The children ate white bread turkey sandwiches, an obligatory bite of salad, and the marshmallows off the top of the sweet potato casserole. Everyone complained we ate too much, especially the men. After dessert they "rested" in the den with their belts loosened and their legs crossed at the ankles while the women cleared the table, divvied up the leftovers, and did the dishes.
About 7:30 PM, cousins Harvey and Irwin announced the talent show would begin in ten minutes and ushered everyone into the living room. Janice and I glided downstairs in our “costumes”—the matching pink nighties Mom bought us before every performance—with all the panache of Garland at the Palladium. Our repertoire included an animated version of "Sisters," a song popularized by the Andrew Sisters, and a medley of tunes we learned listening to Dad's Mitch Miller records. Once, on the eve of some historic family meal, I kept Janice up past midnight teaching her the words to "America the Beautiful" so I could sing the descant. Uncle Vic begged to be our opening act; Aunt Sylvia smiled and said, "But dear, you gave up tap dancing when you married me." We'd giggle; then we'd sing. Aunt Millie grinned. Our mother cried. The applause was deafening.
I am now many years beyond the age my parents were when I first slipped under our dining room table. I live 2500 miles from the home that sanctified the last family dinner of my Springtime. I still sing the descant to "America The Beautiful" whenever I hear it, and occasionally make a batch of Egyptian Rice. I never did have the chance to see Uncle Vic tap dance, but I never eat a chocolate brownie without thinking about Aunt Flo.
Sometimes, I catch a whiff of an El Producto when I'm walking down the street. These days, it doesn't smell all that bad.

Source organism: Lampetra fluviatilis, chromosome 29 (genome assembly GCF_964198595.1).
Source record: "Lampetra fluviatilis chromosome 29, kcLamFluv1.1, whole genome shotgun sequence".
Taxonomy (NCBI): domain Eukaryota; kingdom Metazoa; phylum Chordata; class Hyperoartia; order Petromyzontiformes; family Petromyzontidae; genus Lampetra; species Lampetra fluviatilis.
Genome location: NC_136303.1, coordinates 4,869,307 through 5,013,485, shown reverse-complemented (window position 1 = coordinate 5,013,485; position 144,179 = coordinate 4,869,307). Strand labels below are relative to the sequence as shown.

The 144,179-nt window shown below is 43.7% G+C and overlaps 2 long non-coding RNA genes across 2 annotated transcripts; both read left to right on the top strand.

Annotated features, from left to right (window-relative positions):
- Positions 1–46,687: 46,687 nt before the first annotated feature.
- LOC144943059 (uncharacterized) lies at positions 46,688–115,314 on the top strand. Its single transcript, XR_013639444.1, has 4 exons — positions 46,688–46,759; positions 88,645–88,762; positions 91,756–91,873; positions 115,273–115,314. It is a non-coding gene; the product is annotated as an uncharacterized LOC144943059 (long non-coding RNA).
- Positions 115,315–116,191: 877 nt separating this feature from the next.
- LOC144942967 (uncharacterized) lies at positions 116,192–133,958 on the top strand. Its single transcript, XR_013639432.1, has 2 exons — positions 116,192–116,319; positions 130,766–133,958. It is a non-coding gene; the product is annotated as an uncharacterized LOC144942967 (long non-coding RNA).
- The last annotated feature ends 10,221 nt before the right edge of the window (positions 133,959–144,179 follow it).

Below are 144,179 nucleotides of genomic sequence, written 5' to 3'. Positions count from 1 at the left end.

I did not know in my Springtime how much these dinners would come to mean to me in my Autumnal years. As a young wife and mother, they were the footprints I walked in to create Thanksgiving dinners—complete with talent shows—for the friends who had become our family. As my children grew into their own lives and the dynamics of our holiday celebrations shapeshifted, I began to understand how “doing without” is both a loss and a gift—how the absence of something dear to you opens you to a cellular understanding of what is meaningful to you, a deeper gratitude for what was, and new ways to create what you value most.
We come to know what we really love, what is important to us, by doing without it for a long time. Finding new ways to give ourselves what is most dear to us, is an expression of Self-love. And Self-respect
The Psalms say, “Thou hast turned my mourning into dancing.” 30:11 This is how we can move forward in the difficult times we live.
Margaret Wolff is a writer, storyteller, art therapist, and retreat leader. Her work celebrates the ways in which the collective wisdom and storytelling reveal the truth and beauty of our inner lives and connect us—heart to beating heart—to each other.
COMING HOME: Finding Shelter in the Love and Wisdom of Paramahansa Yogananda (White Pearl Press, May 20201), is a curated collection of 14 modern-day stories of spiritual awakening that reflect “the most creative and transformative experience life can offer—developing an intimate partnership with the invisible God of one’s heart.”
Available wherever fine books are sold.